I started writing a new post this morning about one of my favorite topics: levels of abstraction. While looking for references, I ran across this post I wrote for Google+ on January 6, 2012. So, with the author’s permission, I’ll reuse that post here.
I just read an article from Fast Company’s Co.Design lamenting about the poor design of programming languages.
While the article misses the boat in a number of ways (like offering a snippet of C++ or Java and calling it Perl [note: the article has since been fixed, although it justified the error by claiming Java is very similar to Perl]), it completely misses the most fundamental concept of computer architectures: from transistors and gates to the pretty user interfaces, computers and the software that runs them, are built in layers.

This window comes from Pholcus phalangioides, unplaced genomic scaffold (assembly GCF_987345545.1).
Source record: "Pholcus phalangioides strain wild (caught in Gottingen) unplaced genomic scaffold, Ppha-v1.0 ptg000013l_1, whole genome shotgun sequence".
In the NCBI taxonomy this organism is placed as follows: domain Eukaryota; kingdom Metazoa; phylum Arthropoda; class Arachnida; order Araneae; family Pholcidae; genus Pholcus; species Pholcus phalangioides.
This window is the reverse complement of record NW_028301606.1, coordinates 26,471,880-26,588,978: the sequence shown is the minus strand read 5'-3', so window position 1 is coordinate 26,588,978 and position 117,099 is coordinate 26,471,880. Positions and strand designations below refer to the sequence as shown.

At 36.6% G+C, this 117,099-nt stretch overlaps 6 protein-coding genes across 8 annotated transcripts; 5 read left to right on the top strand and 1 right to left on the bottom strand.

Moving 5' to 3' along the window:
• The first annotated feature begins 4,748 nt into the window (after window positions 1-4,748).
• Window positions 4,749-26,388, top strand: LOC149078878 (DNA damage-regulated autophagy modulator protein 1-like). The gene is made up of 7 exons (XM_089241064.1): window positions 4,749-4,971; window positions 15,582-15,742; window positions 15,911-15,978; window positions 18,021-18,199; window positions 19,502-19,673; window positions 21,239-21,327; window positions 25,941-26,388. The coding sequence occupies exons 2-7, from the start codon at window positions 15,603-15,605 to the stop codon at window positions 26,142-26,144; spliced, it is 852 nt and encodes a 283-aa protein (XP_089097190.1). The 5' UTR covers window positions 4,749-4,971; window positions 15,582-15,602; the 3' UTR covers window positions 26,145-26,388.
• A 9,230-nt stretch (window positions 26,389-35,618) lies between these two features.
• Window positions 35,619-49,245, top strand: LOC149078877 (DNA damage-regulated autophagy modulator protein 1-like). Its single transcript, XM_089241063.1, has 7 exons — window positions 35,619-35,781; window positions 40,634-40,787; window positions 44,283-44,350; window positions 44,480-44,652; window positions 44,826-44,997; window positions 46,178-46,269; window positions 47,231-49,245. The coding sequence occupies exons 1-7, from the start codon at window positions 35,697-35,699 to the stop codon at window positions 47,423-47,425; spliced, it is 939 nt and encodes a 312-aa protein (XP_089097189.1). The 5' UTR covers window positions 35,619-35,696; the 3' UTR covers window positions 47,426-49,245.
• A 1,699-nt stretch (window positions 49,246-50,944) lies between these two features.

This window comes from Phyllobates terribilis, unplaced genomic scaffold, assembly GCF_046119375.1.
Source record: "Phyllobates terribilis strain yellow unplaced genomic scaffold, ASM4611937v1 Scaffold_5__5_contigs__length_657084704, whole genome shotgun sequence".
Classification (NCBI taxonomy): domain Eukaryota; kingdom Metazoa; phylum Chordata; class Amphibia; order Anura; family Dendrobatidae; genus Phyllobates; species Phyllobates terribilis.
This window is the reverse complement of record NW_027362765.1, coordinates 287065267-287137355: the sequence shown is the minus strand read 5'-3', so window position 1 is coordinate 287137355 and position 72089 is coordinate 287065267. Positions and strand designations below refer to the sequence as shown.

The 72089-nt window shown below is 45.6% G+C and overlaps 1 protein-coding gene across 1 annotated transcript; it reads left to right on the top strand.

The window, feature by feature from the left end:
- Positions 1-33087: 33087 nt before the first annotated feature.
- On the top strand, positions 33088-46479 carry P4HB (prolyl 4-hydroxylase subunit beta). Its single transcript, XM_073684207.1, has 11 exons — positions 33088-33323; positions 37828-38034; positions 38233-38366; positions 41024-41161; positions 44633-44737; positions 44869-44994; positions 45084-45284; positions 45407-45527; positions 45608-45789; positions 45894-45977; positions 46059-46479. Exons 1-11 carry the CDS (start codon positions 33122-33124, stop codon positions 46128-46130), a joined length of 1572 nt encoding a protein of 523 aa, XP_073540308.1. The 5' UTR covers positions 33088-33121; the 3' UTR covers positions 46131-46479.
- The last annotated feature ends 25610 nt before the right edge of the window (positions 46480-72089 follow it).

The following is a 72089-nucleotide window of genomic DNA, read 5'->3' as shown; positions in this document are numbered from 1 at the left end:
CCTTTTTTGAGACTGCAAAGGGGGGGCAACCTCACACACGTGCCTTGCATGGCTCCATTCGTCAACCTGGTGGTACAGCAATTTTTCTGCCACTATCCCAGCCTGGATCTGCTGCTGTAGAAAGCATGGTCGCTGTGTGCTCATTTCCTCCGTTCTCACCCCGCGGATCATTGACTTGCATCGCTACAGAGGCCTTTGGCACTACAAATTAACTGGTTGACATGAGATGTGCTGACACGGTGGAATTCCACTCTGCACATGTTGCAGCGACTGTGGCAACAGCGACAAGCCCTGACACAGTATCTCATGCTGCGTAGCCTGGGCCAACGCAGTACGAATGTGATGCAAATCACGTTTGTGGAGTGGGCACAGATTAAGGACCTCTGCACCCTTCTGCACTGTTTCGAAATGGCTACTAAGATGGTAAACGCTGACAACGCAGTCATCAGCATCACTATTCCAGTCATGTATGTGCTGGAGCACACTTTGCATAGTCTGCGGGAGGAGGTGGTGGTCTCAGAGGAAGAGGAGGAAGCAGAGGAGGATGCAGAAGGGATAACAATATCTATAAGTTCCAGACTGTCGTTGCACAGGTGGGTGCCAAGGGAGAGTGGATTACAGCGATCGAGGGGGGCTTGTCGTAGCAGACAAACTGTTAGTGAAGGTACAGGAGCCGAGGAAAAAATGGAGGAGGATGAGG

No software developer considers the physics of electrons in silicon while writing a new program. Yet, they are, in fact, building a system that will ultimately leverage that physics. Instead, they take for granted the layers and layers of abstractions that have been built on top of that physics. Transistors, gates, CPUs, RAM, microcode, opcode instruction sets, assembly languages, compilers, editors, make utilities, testing frameworks, version control systems, networks, and on and on and on.
Perl (of which I’m no real fan), C, C++, Java, and many others are all just different tools in a vast abstraction layer toolbox. And as any craftsman knows, the right tool makes any job easier.
So, Perl is difficult to understand for programming “noobs”. So what? It’s the wrong tool for them. It’s also the wrong tool for fault tolerant distributed parallel processing, PhotoShop scripting, transforming XML into web pages, or controlling a Lego Mindstorms robot. But, it’s quite well suited to regular expression evaluation tasks, for scripting a server start up, and many, many other tasks.
In the world of computing, if something seems particularly difficult, you’re probably working at the wrong level of abstraction.